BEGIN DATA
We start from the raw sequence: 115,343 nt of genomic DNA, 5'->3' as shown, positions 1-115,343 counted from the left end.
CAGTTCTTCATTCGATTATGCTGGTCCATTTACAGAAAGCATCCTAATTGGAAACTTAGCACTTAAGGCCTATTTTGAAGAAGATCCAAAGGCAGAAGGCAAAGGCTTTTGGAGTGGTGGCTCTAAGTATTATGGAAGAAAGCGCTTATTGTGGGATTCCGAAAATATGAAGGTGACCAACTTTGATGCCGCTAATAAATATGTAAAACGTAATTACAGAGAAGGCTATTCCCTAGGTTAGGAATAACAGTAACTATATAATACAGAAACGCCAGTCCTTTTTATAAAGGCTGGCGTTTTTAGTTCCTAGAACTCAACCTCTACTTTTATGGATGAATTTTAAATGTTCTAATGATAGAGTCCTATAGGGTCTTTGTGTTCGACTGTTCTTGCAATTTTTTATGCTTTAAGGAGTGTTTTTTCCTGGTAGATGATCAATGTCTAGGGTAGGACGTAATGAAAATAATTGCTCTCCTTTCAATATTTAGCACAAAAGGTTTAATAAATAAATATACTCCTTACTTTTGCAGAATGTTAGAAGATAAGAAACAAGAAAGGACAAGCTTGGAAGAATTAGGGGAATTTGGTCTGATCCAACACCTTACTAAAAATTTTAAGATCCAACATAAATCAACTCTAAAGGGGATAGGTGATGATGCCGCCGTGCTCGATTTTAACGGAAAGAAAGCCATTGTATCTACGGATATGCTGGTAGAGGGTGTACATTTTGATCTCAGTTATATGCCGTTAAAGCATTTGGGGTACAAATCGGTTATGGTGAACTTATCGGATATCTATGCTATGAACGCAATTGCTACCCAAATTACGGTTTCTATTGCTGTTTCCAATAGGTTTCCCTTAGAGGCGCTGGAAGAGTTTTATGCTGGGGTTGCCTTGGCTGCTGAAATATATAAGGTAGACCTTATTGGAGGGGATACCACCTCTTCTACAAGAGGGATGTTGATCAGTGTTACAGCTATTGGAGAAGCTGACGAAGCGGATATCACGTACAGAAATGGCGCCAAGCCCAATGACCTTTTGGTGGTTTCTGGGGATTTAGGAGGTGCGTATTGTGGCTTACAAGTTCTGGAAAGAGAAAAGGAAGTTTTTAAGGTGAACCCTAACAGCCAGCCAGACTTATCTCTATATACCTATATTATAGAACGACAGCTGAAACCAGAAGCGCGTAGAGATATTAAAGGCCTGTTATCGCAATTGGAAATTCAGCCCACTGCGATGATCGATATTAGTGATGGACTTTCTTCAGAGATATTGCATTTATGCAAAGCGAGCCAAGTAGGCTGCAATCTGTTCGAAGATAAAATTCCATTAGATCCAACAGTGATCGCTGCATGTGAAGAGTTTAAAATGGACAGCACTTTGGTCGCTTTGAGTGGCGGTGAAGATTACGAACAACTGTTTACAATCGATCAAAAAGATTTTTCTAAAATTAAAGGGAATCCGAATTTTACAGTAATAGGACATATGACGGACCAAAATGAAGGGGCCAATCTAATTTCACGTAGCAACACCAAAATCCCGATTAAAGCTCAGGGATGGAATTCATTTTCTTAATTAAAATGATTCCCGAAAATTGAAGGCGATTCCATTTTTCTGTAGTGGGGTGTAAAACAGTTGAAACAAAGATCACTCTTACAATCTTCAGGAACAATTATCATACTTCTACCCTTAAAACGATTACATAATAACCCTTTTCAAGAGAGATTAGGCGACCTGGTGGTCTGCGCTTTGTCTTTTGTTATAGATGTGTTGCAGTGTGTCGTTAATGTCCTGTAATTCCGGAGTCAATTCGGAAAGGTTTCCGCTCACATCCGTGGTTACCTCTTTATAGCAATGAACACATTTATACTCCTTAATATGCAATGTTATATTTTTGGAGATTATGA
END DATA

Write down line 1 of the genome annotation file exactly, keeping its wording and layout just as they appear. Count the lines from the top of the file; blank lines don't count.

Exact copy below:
We start from the raw sequence: 115,343 nt of genomic DNA, 5'->3' as shown, positions 1-115,343 counted from the left end.